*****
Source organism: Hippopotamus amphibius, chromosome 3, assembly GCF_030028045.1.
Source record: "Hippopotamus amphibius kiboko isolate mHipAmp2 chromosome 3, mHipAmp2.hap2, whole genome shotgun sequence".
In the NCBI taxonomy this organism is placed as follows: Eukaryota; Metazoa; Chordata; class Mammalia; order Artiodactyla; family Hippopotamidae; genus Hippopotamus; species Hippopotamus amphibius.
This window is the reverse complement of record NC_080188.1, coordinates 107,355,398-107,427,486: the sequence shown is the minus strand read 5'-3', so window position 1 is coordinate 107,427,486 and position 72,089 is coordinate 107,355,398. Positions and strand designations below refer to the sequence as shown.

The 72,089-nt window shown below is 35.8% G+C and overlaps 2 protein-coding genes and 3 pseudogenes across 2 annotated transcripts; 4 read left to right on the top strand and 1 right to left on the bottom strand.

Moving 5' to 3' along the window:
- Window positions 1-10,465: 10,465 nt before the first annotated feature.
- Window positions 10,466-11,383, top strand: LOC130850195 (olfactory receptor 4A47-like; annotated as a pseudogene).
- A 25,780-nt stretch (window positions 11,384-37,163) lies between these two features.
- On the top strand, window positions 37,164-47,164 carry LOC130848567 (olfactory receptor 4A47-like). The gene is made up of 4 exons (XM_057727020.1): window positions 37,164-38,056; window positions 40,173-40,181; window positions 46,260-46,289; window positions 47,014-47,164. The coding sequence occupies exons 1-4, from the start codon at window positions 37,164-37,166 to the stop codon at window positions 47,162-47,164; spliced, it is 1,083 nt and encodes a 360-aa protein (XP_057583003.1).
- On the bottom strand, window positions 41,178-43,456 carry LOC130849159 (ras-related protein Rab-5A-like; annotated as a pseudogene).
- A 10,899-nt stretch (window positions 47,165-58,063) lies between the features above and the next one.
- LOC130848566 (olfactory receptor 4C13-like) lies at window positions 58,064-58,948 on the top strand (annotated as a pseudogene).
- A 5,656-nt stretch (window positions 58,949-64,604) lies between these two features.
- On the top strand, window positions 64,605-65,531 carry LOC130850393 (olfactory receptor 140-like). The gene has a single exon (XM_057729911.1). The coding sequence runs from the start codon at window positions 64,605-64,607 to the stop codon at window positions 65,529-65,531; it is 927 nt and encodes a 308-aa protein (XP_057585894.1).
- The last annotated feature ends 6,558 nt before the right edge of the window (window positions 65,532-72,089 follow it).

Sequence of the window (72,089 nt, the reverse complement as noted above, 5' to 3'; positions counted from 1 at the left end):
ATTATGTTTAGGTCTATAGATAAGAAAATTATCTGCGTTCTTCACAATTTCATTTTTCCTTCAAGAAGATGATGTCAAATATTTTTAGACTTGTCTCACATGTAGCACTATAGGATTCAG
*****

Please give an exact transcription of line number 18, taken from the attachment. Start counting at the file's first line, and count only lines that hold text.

ATTATGTTTAGGTCTATAGATAAGAAAATTATCTGCGTTCTTCACAATTTCATTTTTCCTTCAAGAAGATGATGTCAAATATTTTTAGACTTGTCTCACATGTAGCACTATAGGATTCAG